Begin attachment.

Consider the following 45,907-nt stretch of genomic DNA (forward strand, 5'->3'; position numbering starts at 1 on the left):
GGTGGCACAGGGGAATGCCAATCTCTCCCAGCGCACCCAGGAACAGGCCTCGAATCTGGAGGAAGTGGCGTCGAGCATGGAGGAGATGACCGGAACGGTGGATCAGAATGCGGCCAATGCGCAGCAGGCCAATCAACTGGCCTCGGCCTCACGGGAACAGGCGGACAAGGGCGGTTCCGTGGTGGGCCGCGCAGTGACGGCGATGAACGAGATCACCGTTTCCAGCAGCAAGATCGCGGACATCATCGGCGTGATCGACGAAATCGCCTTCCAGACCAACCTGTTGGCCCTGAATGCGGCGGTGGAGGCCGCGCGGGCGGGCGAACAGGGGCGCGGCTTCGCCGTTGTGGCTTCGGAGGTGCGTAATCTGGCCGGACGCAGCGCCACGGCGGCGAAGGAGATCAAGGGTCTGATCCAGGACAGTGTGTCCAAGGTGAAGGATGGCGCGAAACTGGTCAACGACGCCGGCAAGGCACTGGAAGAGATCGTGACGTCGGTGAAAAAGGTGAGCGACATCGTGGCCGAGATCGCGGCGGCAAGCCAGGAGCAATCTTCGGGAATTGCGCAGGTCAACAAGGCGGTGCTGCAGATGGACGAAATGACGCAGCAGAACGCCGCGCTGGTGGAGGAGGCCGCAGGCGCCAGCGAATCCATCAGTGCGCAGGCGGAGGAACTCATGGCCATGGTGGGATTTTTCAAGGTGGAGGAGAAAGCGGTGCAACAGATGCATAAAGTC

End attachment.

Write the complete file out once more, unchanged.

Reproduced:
Consider the following 45,907-nt stretch of genomic DNA (forward strand, 5'->3'; position numbering starts at 1 on the left):
GGTGGCACAGGGGAATGCCAATCTCTCCCAGCGCACCCAGGAACAGGCCTCGAATCTGGAGGAAGTGGCGTCGAGCATGGAGGAGATGACCGGAACGGTGGATCAGAATGCGGCCAATGCGCAGCAGGCCAATCAACTGGCCTCGGCCTCACGGGAACAGGCGGACAAGGGCGGTTCCGTGGTGGGCCGCGCAGTGACGGCGATGAACGAGATCACCGTTTCCAGCAGCAAGATCGCGGACATCATCGGCGTGATCGACGAAATCGCCTTCCAGACCAACCTGTTGGCCCTGAATGCGGCGGTGGAGGCCGCGCGGGCGGGCGAACAGGGGCGCGGCTTCGCCGTTGTGGCTTCGGAGGTGCGTAATCTGGCCGGACGCAGCGCCACGGCGGCGAAGGAGATCAAGGGTCTGATCCAGGACAGTGTGTCCAAGGTGAAGGATGGCGCGAAACTGGTCAACGACGCCGGCAAGGCACTGGAAGAGATCGTGACGTCGGTGAAAAAGGTGAGCGACATCGTGGCCGAGATCGCGGCGGCAAGCCAGGAGCAATCTTCGGGAATTGCGCAGGTCAACAAGGCGGTGCTGCAGATGGACGAAATGACGCAGCAGAACGCCGCGCTGGTGGAGGAGGCCGCAGGCGCCAGCGAATCCATCAGTGCGCAGGCGGAGGAACTCATGGCCATGGTGGGATTTTTCAAGGTGGAGGAGAAAGCGGTGCAACAGATGCATAAAGTC